A New Congress, Associations, & Earmarks
Creating public policy is as much a science as an art. It requires creativity, trial and error, finesse, and sometimes bull-headed determination. On January 3rd a refreshed group of artisan/scientists will commence the country’s 117th Congress and a big question is how, in the midst of a pandemic-induced economic plunge, will the new Congress foster non-profits’ ability to help.
The country is days away from its final day of voting. If you believe the polls, outcomes seem positive for Democrats across the board. Should the Democrats meet expectations, the biggest shifts will happen in the Senate where the Republicans hold a slim margin. Should the upper chamber change hands so too would gavels in every committee and subcommittee, not the least of which is Appropriations.
As the pieces fall into place and the 117th Congress begins its work, one critical tool is missing: earmarks. Years ago, in the name of fiscal responsibility, Congress foolishly banned earmarking. Critics believed the practice yielded little return and was controlled by (self-interested) special interests.
However, eliminating earmarks did not save taxpayer dollars. The small amount reserved for earmarks simply shifted from Congress’s control to the administration’s and although there will always be some self-interested bad actors, the vast majority of earmark recipients were mission driven non-profits dedicated to workforce development, improving transportation, bringing broadband to rural communities, crucial research, etc.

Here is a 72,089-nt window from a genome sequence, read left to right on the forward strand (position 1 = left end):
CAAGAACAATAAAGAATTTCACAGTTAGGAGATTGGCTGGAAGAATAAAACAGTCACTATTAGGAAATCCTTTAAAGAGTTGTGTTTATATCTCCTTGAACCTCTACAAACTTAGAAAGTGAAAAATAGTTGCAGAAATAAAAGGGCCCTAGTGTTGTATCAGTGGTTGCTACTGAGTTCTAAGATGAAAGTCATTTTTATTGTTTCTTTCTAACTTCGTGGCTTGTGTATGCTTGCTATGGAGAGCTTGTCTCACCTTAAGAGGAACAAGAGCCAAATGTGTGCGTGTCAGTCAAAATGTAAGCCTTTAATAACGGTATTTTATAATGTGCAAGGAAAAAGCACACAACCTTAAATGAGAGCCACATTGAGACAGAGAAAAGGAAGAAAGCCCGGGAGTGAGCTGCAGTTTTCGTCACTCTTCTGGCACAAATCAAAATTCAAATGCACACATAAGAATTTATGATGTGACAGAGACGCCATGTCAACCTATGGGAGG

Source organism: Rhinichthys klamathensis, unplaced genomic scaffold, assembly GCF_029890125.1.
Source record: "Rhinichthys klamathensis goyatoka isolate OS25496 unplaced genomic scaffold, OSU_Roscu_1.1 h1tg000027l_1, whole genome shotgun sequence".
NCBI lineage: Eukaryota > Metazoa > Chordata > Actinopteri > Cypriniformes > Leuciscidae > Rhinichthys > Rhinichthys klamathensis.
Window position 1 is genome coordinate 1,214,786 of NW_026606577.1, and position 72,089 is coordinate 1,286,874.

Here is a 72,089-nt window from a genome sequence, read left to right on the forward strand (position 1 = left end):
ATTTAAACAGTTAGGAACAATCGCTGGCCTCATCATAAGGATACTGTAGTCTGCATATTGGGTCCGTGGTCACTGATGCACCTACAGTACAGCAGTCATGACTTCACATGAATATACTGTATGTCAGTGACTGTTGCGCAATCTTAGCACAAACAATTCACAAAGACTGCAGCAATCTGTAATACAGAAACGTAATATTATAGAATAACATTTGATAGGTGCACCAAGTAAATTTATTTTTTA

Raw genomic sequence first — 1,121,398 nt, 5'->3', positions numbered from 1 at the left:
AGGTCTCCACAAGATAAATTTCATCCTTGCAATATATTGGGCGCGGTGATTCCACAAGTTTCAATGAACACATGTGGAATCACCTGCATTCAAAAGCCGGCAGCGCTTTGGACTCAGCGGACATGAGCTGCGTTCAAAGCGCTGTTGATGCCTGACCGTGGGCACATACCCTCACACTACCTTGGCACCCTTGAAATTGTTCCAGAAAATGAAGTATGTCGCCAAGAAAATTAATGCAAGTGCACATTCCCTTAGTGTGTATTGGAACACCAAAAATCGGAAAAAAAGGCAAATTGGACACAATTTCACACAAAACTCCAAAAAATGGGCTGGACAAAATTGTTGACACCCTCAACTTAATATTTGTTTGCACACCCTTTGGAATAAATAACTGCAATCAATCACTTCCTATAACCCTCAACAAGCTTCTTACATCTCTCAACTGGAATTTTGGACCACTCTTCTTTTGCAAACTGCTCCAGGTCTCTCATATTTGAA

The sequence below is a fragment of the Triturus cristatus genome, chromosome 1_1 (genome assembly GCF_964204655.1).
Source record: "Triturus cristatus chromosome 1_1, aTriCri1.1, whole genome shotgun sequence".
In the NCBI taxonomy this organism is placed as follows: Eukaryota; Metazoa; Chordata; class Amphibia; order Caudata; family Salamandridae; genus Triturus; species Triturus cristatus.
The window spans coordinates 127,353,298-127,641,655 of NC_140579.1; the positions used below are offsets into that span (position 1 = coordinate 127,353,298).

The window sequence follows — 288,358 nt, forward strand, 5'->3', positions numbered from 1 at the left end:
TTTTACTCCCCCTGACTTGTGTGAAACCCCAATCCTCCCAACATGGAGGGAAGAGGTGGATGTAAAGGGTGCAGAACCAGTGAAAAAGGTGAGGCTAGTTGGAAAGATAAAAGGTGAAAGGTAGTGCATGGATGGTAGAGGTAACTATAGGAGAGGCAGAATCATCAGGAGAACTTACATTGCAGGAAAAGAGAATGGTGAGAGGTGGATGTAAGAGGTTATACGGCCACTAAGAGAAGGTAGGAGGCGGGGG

Meanwhile, eliminating earmarks also sacrificed a valuable trading tool. One of the reasons legislation is stagnant is because without earmarks there are few, if any, ways to entice intransigent Members to vote for an otherwise pragmatic bill.
A new Congress gives leadership an opportunity to create new operational rules. (US Const. Art. I, Sec. V, Clause 2) They can bring earmarks back, loosen the legislative logjams, and provide valuable resources to trade associations and non-profits.
For example, it is impossible to predict whether the 117th Congress can finally pass a transportation bill, but the process will be easier if Members who dig in their oppositional heels over some obscure provision can be persuaded to vote for the bill in exchange for a new bridge, bike path, or on-ramp.
Small businesses in Iowa who benefit from new highway construction will not take issue if a transportation bill finally passes in exchange for a new emergency room in Georgia.
The earmark ban, however, remains radioactive. No one touches it and consequently, legislation languishes. Now, as the 117th Congress settles into its routine, appointing new chairmen and addressing issues for the country and its legion of non-profits, we can certainly hope that a pragmatism takes root as well – and that non-profits are once again able to benefit their communities.
Aaron Grau is president of Grau & Associates, a boutique association management firm with offices in Pittsburgh, PA and Washington, DC.